The diagnostic manual for VHS and IHN has been updated

Tuesday 21 Aug 12


OIE Manual of Diagnostic Tests for Aquatic Animals, chapter 2.3.9 and the EU Diagnostic manual for VHS and IHN


Viral haemorrhagic septicaemia (VHS) is a viral disease of mainly rainbow trout. The virus belongs to the genus Novirhabdovirus in the family Rhabdoviridae. The virus is related to infectious haematopoietic necrosis (IHN) virus and is genetically more related to Lyssa virus genus (rabies virus) than with vesiculovirus genus (VSV). VHSV is serologically relatively homogeneous and can be identified using mono- and polyclonal antibodies. There are a number of different sero-and genogroups that can be distinguished by the use of monoclonal antibodies in neutralization test or ELISA or by RFLP analysis or sequencing.

Symptoms and pathology

The incubation period is under farming conditions usually 1-3 weeks and depends on fish age, virus concentration and especially water temperature - incubation periods of up to three months in winter has been observed. The clinical symptoms evolve from acute / sub acute in 2-3 weeks. Initially sudden nervousness and restlessness among the fish without detectable specific symptoms is observed. Later darkening, protruding eyes, pale gills and lethargy. Haemorrhages can often be seen around the eyes and in skin and muscle. The abdomen can be distended by fluid. Towards the end of an outbreak haemorrhages are usually less pronounced, while abnormal swimming behaviour with rotation around the longitudinal axis takes over. Characteristic findings in the acute/subacute phase are dark colored, lethargic fish that are just below the water surface along sides of the ponds. Sick fish do not try to flee when touched.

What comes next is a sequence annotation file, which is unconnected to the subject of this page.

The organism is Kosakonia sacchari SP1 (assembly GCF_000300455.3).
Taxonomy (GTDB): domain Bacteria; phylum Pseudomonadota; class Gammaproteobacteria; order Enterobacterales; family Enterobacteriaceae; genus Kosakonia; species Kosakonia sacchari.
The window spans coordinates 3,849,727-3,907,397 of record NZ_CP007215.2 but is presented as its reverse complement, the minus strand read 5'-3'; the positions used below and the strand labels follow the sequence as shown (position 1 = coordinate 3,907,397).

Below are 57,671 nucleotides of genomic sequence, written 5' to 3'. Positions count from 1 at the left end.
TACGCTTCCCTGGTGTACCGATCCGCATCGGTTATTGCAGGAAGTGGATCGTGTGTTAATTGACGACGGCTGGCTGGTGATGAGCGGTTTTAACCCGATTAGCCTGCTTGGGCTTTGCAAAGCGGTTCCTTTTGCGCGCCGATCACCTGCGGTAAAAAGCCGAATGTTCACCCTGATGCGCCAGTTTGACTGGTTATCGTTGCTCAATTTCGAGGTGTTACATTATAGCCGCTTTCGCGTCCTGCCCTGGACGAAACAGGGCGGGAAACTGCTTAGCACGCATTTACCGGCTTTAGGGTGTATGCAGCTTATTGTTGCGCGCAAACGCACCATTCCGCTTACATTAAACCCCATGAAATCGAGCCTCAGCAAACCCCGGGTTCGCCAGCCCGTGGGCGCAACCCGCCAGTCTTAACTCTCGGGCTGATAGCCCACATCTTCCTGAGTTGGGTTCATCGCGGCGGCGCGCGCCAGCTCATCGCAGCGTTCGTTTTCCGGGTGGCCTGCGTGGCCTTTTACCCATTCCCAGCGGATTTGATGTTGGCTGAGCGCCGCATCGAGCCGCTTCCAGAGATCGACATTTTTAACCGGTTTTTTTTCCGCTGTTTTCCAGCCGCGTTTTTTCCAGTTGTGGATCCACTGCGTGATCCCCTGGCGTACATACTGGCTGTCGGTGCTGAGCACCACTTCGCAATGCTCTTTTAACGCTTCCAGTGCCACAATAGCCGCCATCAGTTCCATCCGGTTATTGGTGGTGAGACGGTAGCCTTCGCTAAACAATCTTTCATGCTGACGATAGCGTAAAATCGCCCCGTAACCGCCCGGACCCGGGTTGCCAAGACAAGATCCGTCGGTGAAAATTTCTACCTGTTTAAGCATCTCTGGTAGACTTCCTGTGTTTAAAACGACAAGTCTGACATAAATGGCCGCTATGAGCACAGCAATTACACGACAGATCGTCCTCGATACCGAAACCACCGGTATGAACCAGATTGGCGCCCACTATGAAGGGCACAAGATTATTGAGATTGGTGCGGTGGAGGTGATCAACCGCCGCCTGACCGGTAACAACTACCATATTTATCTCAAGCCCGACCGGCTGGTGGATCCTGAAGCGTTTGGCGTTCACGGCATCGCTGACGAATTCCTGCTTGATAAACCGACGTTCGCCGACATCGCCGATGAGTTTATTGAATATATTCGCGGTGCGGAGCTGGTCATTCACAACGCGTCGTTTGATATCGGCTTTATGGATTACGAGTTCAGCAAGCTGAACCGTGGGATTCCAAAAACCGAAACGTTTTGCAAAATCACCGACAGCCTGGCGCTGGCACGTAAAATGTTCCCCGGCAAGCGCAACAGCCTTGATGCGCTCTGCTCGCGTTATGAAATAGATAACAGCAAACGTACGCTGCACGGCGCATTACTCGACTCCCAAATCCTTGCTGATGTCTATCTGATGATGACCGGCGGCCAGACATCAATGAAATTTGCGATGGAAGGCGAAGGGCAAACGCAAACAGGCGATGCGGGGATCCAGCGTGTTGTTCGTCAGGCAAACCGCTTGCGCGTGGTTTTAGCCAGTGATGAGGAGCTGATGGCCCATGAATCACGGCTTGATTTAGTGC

When dissecting the fish haemorrhages are typical findings. These are usually in muscles, skin, gills, liver, spleen, kidneys, heart, brain, swim bladder and in the perivisceral adipose tissue. The spleen is often mildly swollen while the middle and rear of the intestines in contrast to findings in bacterial septicaemia usually is devoid of feed, pale and atonic. By cutting of back musculature characteristic petechial bleedings can be observed.

For more information on the disease and diagnosis please consult the OIE Manual of Diagnostic Tests for Aquatic Animals, chapter 2.3.9. and the EU Diagnostic manual for VHS and IHN.
31 MAY 2020